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Sunday, April 26, 2009

Marijuana - It's Just a Plant by: Ricardo Cortes


At a time when DARE officers encourage children to snitch on parents or family members who use drugs and increasingly shrill professional drug fighters such as former deputy drug czar Andrea Barthwell advise parents to tell their children that their own drug use was a "mistake," "It's Just A PLANT!" is just the sort of antidote for the not-so-magic propaganda mill horror stories that pass for "drug education" in the United States. A beautifully illustrated children's story about marijuana, "It's Just a Plant" addresses some of the complexities of pot in a sober, thoughtful, and non-propagandistic manner -- and as important, in a manner that will make those issues understandable for curious children and approachable for nervous parents.

In 48 pages, Cortes takes readers on a guided tour of current marijuana issues from medicinal use to recreational use to the plant's illegal status. The language is simple enough for young children, yet clear enough to actually address these complex issues. The story begins with eight-year-old Jackie discovering her parents enjoying a joint in their bedroom one night. Faced with a child's inquisitiveness, Jackie's mom promises to explain about marijuana the following day.

And the next morning, off they go on their bicycles to meet first Farmer Bob, where mom buys the family vegetables. But Farmer Bob also grows marijuana, and Jackie gets to see and smell the skunky plant as Bob explains it has been grown by human for thousands of years and used for numerous purposes, including getting high. "What do you do with the flowers?" asks young Jackie. "People eat them and smoke them. Can you believe that?" Bob answers. "Some people say marijuana makes them feel happy. Others say it's 'dreamy.' Actually, the flower has different effects on different people who try it: artists, doctors, teachers, writers, scientists, even presidents," he explains. "Why do you use it, Farmer Bob?" Jackie asks. "I don't," he said. "It just puts me to sleep."

As young Jackie ponders what Farmer Bob has told her, it's off to the doctor's office to learn about marijuana as medicine. "Marijuana," kindly Dr. Eden explains, "is used for different reasons. Like many plants, it can be a medicine, and it is sometimes called a drug. It can heal the eyes of some people, help other people relax, and it calms the stomach and helps people eat when they need to."

But when Jackie asks if marijuana would help her, Dr. Eden is quick to explain that it is not for kids. "Marijuana is for adults who can use it responsibly," she says. "I do not recommend it for everyone. It can be a very strong medicine -- too strong for you now." Here Cortes may be open for criticism that he is conflating recreational and medical use, and for suggesting that some medicines are not appropriate for children -- would he say that morphine should not be given to a child in pain because it is "for adults who can use it responsibly"? -- but perhaps such conundrums are too much to resolve in a book aimed at children and their parents.

Next, Jackie and her mother encounter four black men smoking marijuana on the street, only to see the police arrive and order them against the wall. "Mister, why are you arresting people?" the perplexed child asks. "Young lady, these men were smoking what I call grass, and that is against the law," the policeman explains. "Marijuana is against the law?" the confused child asks uncertainly.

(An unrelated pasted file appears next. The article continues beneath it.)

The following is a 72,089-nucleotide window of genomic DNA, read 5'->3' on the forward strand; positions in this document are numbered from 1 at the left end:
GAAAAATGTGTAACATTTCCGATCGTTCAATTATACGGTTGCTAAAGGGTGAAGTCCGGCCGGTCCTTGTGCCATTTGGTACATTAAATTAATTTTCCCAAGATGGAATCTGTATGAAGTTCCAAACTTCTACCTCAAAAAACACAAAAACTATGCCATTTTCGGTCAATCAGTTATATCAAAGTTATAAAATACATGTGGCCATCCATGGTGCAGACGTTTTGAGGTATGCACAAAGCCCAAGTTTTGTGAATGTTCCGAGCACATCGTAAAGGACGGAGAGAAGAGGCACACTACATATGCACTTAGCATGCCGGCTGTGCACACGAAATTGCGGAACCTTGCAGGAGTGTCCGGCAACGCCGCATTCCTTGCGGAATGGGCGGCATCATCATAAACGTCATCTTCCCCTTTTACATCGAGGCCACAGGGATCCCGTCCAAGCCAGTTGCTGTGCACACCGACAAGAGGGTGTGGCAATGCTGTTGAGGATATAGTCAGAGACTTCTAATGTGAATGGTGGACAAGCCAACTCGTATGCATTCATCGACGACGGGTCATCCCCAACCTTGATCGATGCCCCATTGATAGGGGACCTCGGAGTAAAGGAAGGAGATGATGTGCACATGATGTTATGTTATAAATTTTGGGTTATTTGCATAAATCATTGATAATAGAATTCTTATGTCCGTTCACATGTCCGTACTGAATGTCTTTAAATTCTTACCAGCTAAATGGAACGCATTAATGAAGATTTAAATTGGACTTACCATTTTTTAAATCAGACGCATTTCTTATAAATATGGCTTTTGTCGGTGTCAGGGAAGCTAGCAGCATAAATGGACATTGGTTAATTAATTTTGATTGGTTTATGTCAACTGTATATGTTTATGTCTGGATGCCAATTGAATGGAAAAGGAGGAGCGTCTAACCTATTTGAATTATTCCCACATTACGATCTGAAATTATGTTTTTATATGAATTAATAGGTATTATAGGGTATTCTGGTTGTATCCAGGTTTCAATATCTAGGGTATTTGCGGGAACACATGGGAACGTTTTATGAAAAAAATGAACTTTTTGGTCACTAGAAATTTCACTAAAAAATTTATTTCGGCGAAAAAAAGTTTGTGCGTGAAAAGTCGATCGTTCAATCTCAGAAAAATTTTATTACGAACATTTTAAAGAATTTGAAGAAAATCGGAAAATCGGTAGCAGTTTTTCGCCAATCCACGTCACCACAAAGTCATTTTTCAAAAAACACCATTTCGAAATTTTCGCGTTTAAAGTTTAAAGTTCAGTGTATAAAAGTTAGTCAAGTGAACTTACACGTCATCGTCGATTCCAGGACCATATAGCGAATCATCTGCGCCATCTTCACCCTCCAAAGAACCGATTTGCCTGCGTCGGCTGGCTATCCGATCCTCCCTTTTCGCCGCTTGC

Officer Friendly explains, mentioning that marijuana was not always illegal, but "then one day, a small but powerful group decided to make a law against marijuana." Despite the protests of doctors, politicians and lawmakers made the plant illegal and "our government started War around the world to stop people from growing it."

Cortes deserves special credit here for introducing the "radical" notion that the law can indeed be an ass and that "the law is the law" is only the beginning, not the end, of the debate. He presents a mini-civics lesson as Jackie's mother explains that "the government can make a mistake," but that "we live in a country where we have the right to change the law if it doesn't work." The police office chimes in as well, saying that not all police officers believe marijuana should be illegal, and "If you think the law is mistake, maybe you should work to change it." (In case you're wondering about such reasonable police officers, Law Enforcement Against Prohibition is one of the groups who helped the book see the light of day.)

Here, one wishes to leap beyond civic-minded platitudes and introduce young Jackie to cultural currents that sneer at unjust laws. "Unjust laws exist," 19th century American Transcendentalist proto-hippie Henry David Thoreau once famously noted. "Shall we be content to obey them, or shall we endeavor to amend them and obey them until we succeed, or shall we transgress them at once?" But perhaps that is a lesson that can wait for the junior high years.

Radical nit-picking aside, "It's Just a Plant" is a refreshing alternative to the stale and frankly unbelievable propaganda that passes for drug education aimed at children these days. For parents confronted with curious children, the book provides a comforting beginning point for dealing with the issues surrounding drug use in our society and a healthy antidote to the fear-mongering of the drug warriors. Just make sure your kid gets to read it with you before she goes to DARE. Gee, maybe she could even share her copy with the DARE officer.


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